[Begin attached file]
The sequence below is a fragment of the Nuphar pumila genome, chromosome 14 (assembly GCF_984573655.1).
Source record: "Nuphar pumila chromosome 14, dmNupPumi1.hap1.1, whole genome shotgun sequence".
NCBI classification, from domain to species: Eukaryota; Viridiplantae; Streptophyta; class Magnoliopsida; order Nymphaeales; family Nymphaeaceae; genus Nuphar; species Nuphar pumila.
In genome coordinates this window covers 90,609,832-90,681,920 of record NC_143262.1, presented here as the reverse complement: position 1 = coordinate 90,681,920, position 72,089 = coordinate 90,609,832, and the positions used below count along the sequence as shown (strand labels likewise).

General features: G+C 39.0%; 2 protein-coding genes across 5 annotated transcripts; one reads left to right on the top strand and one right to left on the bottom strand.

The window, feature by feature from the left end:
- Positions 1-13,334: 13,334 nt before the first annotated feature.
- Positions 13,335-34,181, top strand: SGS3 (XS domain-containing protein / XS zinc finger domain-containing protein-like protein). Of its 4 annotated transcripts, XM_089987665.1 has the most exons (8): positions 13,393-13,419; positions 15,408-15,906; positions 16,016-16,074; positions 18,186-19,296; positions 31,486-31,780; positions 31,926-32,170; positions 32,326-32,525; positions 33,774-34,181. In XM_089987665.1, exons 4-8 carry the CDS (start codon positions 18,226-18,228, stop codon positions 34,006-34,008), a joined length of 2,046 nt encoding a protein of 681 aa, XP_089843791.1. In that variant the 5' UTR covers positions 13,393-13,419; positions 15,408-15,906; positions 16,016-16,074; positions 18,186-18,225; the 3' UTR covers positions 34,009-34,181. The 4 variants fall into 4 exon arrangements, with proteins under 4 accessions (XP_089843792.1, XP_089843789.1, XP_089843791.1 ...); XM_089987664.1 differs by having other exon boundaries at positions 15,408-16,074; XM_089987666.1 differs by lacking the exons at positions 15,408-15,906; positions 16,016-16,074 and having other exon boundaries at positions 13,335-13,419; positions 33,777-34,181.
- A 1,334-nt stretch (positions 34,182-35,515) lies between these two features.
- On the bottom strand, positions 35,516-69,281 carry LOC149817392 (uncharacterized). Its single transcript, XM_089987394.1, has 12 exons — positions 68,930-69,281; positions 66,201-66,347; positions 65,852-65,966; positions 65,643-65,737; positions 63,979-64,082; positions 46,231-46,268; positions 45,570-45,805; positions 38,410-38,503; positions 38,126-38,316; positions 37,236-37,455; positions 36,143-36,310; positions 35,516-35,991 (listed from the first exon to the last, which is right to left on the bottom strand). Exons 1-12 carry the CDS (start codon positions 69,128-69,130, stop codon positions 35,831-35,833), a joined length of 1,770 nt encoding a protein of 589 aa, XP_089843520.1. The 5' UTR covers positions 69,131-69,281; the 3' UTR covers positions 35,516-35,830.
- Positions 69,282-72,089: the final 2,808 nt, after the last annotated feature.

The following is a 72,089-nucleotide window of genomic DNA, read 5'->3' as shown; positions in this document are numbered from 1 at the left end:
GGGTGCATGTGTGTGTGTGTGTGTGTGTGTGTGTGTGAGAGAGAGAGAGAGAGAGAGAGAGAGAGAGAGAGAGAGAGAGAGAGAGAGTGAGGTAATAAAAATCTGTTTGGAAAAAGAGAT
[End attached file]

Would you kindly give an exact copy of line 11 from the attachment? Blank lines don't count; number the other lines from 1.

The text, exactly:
- Positions 69,282-72,089: the final 2,808 nt, after the last annotated feature.